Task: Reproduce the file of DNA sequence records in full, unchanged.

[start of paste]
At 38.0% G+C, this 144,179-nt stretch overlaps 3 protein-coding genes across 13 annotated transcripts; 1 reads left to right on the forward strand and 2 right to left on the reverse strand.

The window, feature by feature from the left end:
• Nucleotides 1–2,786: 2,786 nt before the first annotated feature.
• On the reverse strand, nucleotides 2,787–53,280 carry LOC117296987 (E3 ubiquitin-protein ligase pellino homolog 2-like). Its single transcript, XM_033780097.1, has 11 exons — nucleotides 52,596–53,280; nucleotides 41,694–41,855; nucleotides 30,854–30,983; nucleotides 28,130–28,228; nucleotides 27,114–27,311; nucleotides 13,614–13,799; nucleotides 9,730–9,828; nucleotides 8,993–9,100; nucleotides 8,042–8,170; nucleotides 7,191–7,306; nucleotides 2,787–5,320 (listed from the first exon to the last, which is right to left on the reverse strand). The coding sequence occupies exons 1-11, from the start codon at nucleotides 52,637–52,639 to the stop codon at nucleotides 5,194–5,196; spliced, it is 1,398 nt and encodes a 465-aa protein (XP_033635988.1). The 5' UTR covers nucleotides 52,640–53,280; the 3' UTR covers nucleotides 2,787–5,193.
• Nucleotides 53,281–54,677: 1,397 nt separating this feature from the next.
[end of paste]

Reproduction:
At 38.0% G+C, this 144,179-nt stretch overlaps 3 protein-coding genes across 13 annotated transcripts; 1 reads left to right on the forward strand and 2 right to left on the reverse strand.

The window, feature by feature from the left end:
• Nucleotides 1–2,786: 2,786 nt before the first annotated feature.
• On the reverse strand, nucleotides 2,787–53,280 carry LOC117296987 (E3 ubiquitin-protein ligase pellino homolog 2-like). Its single transcript, XM_033780097.1, has 11 exons — nucleotides 52,596–53,280; nucleotides 41,694–41,855; nucleotides 30,854–30,983; nucleotides 28,130–28,228; nucleotides 27,114–27,311; nucleotides 13,614–13,799; nucleotides 9,730–9,828; nucleotides 8,993–9,100; nucleotides 8,042–8,170; nucleotides 7,191–7,306; nucleotides 2,787–5,320 (listed from the first exon to the last, which is right to left on the reverse strand). The coding sequence occupies exons 1-11, from the start codon at nucleotides 52,637–52,639 to the stop codon at nucleotides 5,194–5,196; spliced, it is 1,398 nt and encodes a 465-aa protein (XP_033635988.1). The 5' UTR covers nucleotides 52,640–53,280; the 3' UTR covers nucleotides 2,787–5,193.
• Nucleotides 53,281–54,677: 1,397 nt separating this feature from the next.